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I'm developing an application that needs to run on both linux and windows. Does gcc have the capability to produce windows executables? If it does not then is there any ...
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    gcc question


    I'm developing an application that needs to run on both linux and windows. Does gcc have the capability to produce windows executables? If it does not then is there any other linux compiler that does?

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    Linux Guru Rubberman's Avatar
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    You can build Linux applications (for the most part) on Windows using the MingW (GCC-based) compiler. I don't know of a cross-compilation GCC tool chain to build Windows applications directly in a Linux environment - most of the needed DLL's would not be available as they are proprietary to MS.

    As for building a cross-platform application such as you say you need to do, you must be careful to avoid using libraries (API's) that are restricted to one or the other platform. Fortunately, most Linux code will build easily on Windows systems and run fine (I do a lot of that). There are a number of caveats that are too complex to get into here, but most have to do with export/import directives that Windows applications need if you are going to build shared libraries that can be implemented in both Windows and Linux systems. Linux doesn't need those directives, so usually there are platform macros that will compile out such directives for Linux, and leave them in for Windows.
    Sometimes, real fast is almost as good as real time.
    Just remember, Semper Gumbi - always be flexible!

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    Thank you for the answer. Sounds a lot more complicated than I want it to be. Right now I have to keep 2 source sets for each cross platform program that I develop, i.e., one for visual studio and one for glade/gcc. I was hoping for a simplification.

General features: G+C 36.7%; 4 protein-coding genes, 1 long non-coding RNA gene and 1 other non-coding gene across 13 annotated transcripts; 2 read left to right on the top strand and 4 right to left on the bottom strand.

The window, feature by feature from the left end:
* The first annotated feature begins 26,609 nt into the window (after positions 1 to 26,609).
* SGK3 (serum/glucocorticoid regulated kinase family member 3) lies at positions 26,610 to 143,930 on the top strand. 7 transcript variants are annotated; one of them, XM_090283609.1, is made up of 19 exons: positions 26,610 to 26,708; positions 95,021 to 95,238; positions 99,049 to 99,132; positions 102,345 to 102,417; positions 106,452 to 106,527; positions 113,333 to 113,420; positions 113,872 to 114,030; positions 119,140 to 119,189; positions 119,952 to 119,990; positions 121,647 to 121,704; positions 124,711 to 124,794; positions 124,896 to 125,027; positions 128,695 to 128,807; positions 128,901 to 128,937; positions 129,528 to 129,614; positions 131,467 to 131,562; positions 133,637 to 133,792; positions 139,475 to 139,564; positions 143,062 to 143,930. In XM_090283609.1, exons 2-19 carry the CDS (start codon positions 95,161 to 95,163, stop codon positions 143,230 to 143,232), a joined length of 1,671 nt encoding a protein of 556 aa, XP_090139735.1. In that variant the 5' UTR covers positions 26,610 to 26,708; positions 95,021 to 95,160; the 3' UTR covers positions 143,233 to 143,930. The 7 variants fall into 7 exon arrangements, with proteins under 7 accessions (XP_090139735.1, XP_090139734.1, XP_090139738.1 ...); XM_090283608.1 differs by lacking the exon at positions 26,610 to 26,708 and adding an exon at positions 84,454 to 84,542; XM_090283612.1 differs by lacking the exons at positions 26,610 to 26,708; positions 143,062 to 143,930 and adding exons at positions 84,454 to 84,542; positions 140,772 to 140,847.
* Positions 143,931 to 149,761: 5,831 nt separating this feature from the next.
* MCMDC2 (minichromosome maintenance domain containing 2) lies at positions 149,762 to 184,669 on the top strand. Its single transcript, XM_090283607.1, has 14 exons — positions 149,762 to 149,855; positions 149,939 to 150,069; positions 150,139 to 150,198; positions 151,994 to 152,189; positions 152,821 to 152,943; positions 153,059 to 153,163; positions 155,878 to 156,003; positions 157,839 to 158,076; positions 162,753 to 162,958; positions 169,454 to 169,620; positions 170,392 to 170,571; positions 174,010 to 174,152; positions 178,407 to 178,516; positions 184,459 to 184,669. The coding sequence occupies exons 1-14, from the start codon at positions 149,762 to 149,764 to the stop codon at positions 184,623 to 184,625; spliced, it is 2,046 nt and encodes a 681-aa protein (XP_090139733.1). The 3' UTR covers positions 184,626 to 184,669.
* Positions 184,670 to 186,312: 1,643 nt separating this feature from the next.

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    Linux Guru Rubberman's Avatar
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    Quote Originally Posted by BowCatShot View Post
    Thank you for the answer. Sounds a lot more complicated than I want it to be. Right now I have to keep 2 source sets for each cross platform program that I develop, i.e., one for visual studio and one for glade/gcc. I was hoping for a simplification.
    Well, I've been doing cross-platform development (Windows, Unix, QNX, and Linux) for many, many years, and never had to keep two source sets. The key is in the platform include files. The original setup is a bit onerous, but once you get it sorted out, you pretty much don't need to do much other than recompile on the platform of choice. I used VS for Windows, and GCC and other C++ compilers for other systems. We had 10M lines of code that compiled and ran identically on Windows, Unix (32 and 64 bit versions of Tru64, Ultrix, Solaris/SunOS, System-V, HPUX (9 and up), and Linux. There were zero code differences, other than what we did in the platform include files to deal with subtle peculiarities. That code base included shared libraries (plug-ins), database interfaces, SOAP/UML messaging, and more. FWIW, that code runs most of the semiconductor, flat-panel display, and disc drive plants in the world today...

    So, yes it is a bit complicated. No, it isn't impossible. And finally, it will give you a great understanding of the issues involved with cross-platform development.
    Sometimes, real fast is almost as good as real time.
    Just remember, Semper Gumbi - always be flexible!

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